McKee wrote the bible for screenwriters – Story – in 1997 and since then preached the gospel at acclaimed writing and business seminars around the world.

For McKee, the Star Wars saga or The Lord Of The Rings trilogy are mere sprints.

He is more interested in ultra-running  – TV sensations that can span 60, 70, 80 hours and more screen time.

He cites Sex and the City and The Sopranos as “how to” examples but has a real regard for Breaking Bad, the award-winning tale of high school teacher turned drug baron Walter White.

“In order to hold an audience for say, 100 hours, you have to continuously reveal dimensions of characters they haven’t seen before, or develop dimensions of the character that the character didn’t have before,” said McKee.

“It takes superior writing of the highest order. Dexter, for example, ran out of character development long before it ended.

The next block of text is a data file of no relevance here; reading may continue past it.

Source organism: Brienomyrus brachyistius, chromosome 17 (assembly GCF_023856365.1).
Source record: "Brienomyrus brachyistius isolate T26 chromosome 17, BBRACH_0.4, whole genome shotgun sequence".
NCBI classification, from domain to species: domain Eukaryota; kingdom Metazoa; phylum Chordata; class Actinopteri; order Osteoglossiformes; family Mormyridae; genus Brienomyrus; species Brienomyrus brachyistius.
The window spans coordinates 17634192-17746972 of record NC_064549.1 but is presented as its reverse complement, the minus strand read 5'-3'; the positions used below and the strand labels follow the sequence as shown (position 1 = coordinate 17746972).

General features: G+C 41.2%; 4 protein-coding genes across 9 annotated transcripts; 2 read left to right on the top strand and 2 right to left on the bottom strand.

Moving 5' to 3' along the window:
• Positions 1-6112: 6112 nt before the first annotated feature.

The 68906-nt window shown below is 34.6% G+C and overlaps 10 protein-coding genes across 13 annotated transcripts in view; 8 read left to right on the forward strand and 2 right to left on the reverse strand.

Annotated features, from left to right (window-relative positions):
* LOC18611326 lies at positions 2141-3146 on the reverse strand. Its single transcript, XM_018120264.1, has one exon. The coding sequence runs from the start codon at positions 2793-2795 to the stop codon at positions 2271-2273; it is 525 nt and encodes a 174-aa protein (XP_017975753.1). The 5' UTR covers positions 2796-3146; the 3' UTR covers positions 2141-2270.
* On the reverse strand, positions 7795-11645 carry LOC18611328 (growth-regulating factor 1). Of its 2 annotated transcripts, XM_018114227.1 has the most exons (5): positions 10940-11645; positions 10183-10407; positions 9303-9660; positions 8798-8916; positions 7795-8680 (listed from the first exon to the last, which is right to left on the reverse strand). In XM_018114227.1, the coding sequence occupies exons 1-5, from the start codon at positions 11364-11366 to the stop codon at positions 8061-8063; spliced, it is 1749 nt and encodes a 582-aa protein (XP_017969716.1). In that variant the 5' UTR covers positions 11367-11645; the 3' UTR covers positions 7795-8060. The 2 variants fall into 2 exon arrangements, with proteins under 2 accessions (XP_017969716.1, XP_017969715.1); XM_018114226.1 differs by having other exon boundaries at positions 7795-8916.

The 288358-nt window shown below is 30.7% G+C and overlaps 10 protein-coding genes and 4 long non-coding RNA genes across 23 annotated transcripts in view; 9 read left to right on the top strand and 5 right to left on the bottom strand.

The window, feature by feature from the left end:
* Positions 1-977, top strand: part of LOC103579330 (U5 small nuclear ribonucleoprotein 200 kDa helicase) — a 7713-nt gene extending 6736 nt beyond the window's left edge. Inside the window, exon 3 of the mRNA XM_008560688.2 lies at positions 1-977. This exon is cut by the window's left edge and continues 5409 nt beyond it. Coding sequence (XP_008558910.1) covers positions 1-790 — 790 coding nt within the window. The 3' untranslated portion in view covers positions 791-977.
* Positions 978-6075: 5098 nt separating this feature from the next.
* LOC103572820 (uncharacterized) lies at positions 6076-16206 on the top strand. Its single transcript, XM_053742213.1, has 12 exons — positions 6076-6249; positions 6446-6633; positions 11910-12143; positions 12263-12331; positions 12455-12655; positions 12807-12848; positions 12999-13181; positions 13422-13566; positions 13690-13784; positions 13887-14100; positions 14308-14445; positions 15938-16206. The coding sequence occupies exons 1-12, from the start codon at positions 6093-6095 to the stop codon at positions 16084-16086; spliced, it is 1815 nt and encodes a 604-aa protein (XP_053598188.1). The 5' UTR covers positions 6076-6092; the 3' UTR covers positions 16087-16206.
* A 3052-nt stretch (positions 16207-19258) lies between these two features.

“The demand for stories in the world is breathtaking – it’s never been like this in history.

“And people are now deeply aware of subtext. Walter White just says something like: ‘Oh, really?’ – and there is an ocean of meaning behind that, because it’s been gathering for four seasons.

Breaking Bad went on revealing character dimensions right up to the last minute of the last episode.

“Tony Soprano I worked out was a 12-dimensional character. Walter White is an 18-dimensional character. Intense complexity.”

I wondered how The Third Man’s Harry Lime, for instance, measured up on this complexity scale, given the relative screen time, but I couldn’t do the math.